Nate Milne started to think about coaching football after enjoying his own experience at Jamestown High School in Jamestown, New York. Milne explained that he was able to see the impact a coach could make after being a part of a high school football program headed by coaching legend Wally Huckno. “Football gave me confidence when I struggled in my first semester (in college).”

Milne is familiar with the sidelines of a gridiron, having either played or coached college football for 15 seasons, three of those being at Muhlenberg. But 2018 brings along an unfamiliar position he will serve on Scotty Wood Stadium’s sidelines. On Monday, Nov. 20, Nate Milne was named the head coach of the Muhlenberg football program after the position became vacant due to the unfortunate passing of previous head coach Mike “Duke” Donnelly.

“Muhlenberg is the right academic fit,” Milne said when explaining why he was interested to join the ‘Berg coaching staff as the offensive coordinator in 2015. He compared Muhlenberg’s principles and values to those of his alma mater, Hobart College. “There is a high caliber degree along with high caliber football.”

“There will be no chances to play calling responsibilities”

Milne explained that Coach Donnelly was also a major reason why Milne was interested in a coaching position at Muhlenberg following seven seasons as the offensive coordinator and offensive line coach at fellow Centennial Conference member Susquehanna University.

“Coach Donnelly has a ton of respect throughout the conference,” said Milne. “He was not only a player’s coach, but also a coach’s coach.”

Muhlenberg’s athletic staff was confident in Milne taking the reins of the football program.

“We did not post the position so there were no official applicants,” said Corey Goff, Athletic Director and former Acting Head Football Coach. “We received, but did not consider, dozens of inquiries about the position by phone and email.”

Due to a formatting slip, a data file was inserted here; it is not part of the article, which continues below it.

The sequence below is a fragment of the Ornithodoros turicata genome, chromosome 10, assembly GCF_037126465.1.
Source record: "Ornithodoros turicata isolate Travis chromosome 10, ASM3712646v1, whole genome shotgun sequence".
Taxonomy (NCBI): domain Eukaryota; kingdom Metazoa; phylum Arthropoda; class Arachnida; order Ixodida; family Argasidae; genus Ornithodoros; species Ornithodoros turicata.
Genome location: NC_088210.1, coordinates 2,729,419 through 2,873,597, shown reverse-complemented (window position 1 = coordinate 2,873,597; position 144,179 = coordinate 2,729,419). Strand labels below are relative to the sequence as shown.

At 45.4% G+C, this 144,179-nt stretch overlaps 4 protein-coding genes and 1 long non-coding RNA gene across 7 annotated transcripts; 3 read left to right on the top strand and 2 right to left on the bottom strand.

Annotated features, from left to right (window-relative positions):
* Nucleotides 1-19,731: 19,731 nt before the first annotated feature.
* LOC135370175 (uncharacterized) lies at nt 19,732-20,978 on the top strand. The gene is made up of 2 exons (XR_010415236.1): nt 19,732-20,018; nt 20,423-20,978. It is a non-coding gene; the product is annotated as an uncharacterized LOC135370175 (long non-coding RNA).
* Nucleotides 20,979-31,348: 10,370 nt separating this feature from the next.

“The past four months have essentially served as an interview for Nate,” said Goff. This season, Goff not only worked with Milne in the athletics’ office, but Goff coached alongside Milne. “This afforded me the opportunity to observe Coach Milne interacting with student athletes, parents, alumni, opponents, coaches and other members of the Muhlenberg Community in a variety of situations and settings,” says Goff. “Overall, the experience was incredibly positive. As the end of the season approached our path became very clear, we did not need to look any further than Nate Milne to find the absolute best person to be our next head football coach.”

With all of the time the two spent interacting together, Goff saw enough to be convinced that Milne was the right fit for the position.

“Coach Milne has all the qualities we were looking for in our next head football coach,” said Goff. “He is passionate, energetic, fiercely competitive, intelligent and he has tremendous work ethic. Having worked in several other successful programs he is well equipped to initiate change that will enhance our program while respecting the legacy of success that has been Muhlenberg Football for the past 21 years.”